Leading at Scale with Agility

Leading at Scale with Agility

Our world is moving at an ever faster pace. As business owners, we must be nimble, innovative and ever-changing. We must lead our teams well and empower them to act for the good of all.

This month’s featured article is from Brad Smith, Intuit’s President & CEO. Brad shares some key leadership strategies from General Stanley McChrystal’s recent book, My Share of the Task. It’s similar to our 6 Keys to a Winning Team teaching and is another great example of how it works – in this case in larger companies with small teams.

Enjoy the read.


Ormond Rankin



Leading at Scale with Agility


Brad Smith

President & Chief Executive Officer, Intuit
Today’s pace of change and innovation is accelerating at unprecedented speed. The tools to innovate have never been more broadly available – making barriers to entry lower, and customer expectations higher. This new dynamic marketplace presents organizations with two choices: either move faster than the market and define the standard, or become yesterday’s news. There is no third option.


Everyone loves the pace and efficiency that small, agile teams can provide. In fact, we organize Intuit into small, fast-moving teams. Amazon’s “two pizza team” concept is also well documented, and the list of other successful companies embracing the concept is long. But many of today’s problems cannot be solved by a small team alone. They require the coordination of many small teams working in unison, leaving today’s leaders with a daunting challenge: how to be as agile and innovative as a small two pizza team, at scale?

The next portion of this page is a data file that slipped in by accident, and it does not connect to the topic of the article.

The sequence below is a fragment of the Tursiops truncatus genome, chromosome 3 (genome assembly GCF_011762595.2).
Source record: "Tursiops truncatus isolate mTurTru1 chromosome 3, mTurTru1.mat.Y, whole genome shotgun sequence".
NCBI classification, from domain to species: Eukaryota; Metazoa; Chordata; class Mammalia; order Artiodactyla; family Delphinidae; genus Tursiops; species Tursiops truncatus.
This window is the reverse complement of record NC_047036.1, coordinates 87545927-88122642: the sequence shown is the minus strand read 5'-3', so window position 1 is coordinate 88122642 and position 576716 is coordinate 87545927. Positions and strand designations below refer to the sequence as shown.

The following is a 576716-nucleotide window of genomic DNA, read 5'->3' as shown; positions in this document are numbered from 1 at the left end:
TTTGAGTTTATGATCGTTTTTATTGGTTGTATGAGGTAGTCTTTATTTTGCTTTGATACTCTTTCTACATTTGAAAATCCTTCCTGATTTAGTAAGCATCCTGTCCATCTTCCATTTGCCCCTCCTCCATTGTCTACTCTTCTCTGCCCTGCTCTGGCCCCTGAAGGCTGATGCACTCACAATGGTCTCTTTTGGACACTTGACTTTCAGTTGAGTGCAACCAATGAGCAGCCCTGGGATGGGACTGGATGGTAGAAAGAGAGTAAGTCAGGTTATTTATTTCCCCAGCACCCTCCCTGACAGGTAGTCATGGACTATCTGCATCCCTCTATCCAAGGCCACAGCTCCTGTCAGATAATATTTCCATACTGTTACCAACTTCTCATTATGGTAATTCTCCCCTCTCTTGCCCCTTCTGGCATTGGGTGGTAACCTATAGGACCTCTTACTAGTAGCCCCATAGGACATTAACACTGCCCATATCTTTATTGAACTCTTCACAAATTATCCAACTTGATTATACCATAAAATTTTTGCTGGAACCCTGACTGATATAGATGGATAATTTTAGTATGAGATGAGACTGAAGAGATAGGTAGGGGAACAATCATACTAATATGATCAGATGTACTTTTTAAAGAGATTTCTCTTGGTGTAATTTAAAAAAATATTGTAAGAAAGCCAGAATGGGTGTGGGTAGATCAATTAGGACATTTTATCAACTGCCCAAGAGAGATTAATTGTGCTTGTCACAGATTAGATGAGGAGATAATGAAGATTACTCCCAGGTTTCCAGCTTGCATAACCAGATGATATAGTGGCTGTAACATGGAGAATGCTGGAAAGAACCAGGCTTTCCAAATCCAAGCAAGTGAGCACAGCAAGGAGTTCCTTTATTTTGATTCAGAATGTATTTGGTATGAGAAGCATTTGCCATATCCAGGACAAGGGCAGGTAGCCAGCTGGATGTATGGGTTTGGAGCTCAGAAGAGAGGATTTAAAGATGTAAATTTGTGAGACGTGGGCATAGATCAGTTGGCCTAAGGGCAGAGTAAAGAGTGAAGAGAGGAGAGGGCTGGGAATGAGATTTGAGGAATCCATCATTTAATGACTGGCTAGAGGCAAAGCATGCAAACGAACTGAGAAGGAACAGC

Recently, I had the opportunity to read My Share of the Task by General Stanley McChrystal, as well as hear him speak to a round table of Silicon Valley CEOs. McChrystal described steps the United States Military took in order to compete with threats that increasingly come from small, mobile, and continuously adapting organizations (or cells). The world of business has often borrowed from the wisdom of the military over the centuries, and I found this to be no exception. McChrystal articulated several concepts that I believe can help any leader create an organization at scale that must compete with smaller, nimble competitors.


The four tenets of his leadership model, encapsulated in the McCrystal Group Cross-Lead framework are to build:

  • Common Purpose: All organizations need a common mission that unifies the disparate teams and touches an organization’s heart, mind and soul. In other words – one team, one mission.
  • Shared Consciousness: The best decisions are made in the field and not on a whiteboard in headquarters. This requires an open, real-time flow of information to provide all team members with the appropriate context for framing their local decisions. It also requires leaders to learn to “think out loud”, exposing their decision-making principles and teaching the organization “why” certain decisions and trade-offs are being made.
  • Empowered Execution: Empower teams to move quickly on their own when they determine the fastest path to execution – and once proven successful, quickly communicate that practice so that other teams adopt it.
  • Trust: In the military, your very life depends on trusting your fellow team member. This requires a belief in the competence of others, as well as the trust in their benevolence to have your best interest in mind. The same is true in business, as more and more organizations operate in networked situations where their ultimate success comes from the collective work of the whole.



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